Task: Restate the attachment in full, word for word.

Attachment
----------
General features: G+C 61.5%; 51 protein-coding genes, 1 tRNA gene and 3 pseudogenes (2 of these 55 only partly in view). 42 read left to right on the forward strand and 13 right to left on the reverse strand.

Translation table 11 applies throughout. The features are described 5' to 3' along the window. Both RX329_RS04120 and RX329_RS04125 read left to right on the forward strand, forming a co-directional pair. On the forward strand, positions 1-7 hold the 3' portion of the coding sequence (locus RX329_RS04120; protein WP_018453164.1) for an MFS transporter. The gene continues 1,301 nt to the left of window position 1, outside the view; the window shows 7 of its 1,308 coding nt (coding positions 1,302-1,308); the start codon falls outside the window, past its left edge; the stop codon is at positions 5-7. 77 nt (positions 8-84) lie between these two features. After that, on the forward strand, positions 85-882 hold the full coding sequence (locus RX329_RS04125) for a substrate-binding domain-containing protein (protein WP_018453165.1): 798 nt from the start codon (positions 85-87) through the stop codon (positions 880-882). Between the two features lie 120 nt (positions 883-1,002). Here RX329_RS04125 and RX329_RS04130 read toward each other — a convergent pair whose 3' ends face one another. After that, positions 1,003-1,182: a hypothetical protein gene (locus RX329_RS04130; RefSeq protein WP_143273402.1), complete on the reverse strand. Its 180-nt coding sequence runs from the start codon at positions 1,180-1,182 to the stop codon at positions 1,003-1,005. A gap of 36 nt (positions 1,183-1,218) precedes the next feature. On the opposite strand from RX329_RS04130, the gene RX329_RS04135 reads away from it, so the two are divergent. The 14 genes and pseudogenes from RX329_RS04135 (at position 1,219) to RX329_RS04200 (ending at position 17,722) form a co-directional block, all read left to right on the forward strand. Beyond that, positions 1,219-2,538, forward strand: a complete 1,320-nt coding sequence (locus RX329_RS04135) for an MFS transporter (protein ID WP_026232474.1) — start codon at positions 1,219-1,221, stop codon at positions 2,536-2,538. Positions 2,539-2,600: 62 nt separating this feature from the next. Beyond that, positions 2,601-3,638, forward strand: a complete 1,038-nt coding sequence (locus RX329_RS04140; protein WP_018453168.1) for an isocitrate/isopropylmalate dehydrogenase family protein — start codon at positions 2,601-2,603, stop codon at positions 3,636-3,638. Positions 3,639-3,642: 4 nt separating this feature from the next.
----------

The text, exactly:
General features: G+C 61.5%; 51 protein-coding genes, 1 tRNA gene and 3 pseudogenes (2 of these 55 only partly in view). 42 read left to right on the forward strand and 13 right to left on the reverse strand.

Translation table 11 applies throughout. The features are described 5' to 3' along the window. Both RX329_RS04120 and RX329_RS04125 read left to right on the forward strand, forming a co-directional pair. On the forward strand, positions 1-7 hold the 3' portion of the coding sequence (locus RX329_RS04120; protein WP_018453164.1) for an MFS transporter. The gene continues 1,301 nt to the left of window position 1, outside the view; the window shows 7 of its 1,308 coding nt (coding positions 1,302-1,308); the start codon falls outside the window, past its left edge; the stop codon is at positions 5-7. 77 nt (positions 8-84) lie between these two features. After that, on the forward strand, positions 85-882 hold the full coding sequence (locus RX329_RS04125) for a substrate-binding domain-containing protein (protein WP_018453165.1): 798 nt from the start codon (positions 85-87) through the stop codon (positions 880-882). Between the two features lie 120 nt (positions 883-1,002). Here RX329_RS04125 and RX329_RS04130 read toward each other — a convergent pair whose 3' ends face one another. After that, positions 1,003-1,182: a hypothetical protein gene (locus RX329_RS04130; RefSeq protein WP_143273402.1), complete on the reverse strand. Its 180-nt coding sequence runs from the start codon at positions 1,180-1,182 to the stop codon at positions 1,003-1,005. A gap of 36 nt (positions 1,183-1,218) precedes the next feature. On the opposite strand from RX329_RS04130, the gene RX329_RS04135 reads away from it, so the two are divergent. The 14 genes and pseudogenes from RX329_RS04135 (at position 1,219) to RX329_RS04200 (ending at position 17,722) form a co-directional block, all read left to right on the forward strand. Beyond that, positions 1,219-2,538, forward strand: a complete 1,320-nt coding sequence (locus RX329_RS04135) for an MFS transporter (protein ID WP_026232474.1) — start codon at positions 1,219-1,221, stop codon at positions 2,536-2,538. Positions 2,539-2,600: 62 nt separating this feature from the next. Beyond that, positions 2,601-3,638, forward strand: a complete 1,038-nt coding sequence (locus RX329_RS04140; protein WP_018453168.1) for an isocitrate/isopropylmalate dehydrogenase family protein — start codon at positions 2,601-2,603, stop codon at positions 3,636-3,638. Positions 3,639-3,642: 4 nt separating this feature from the next.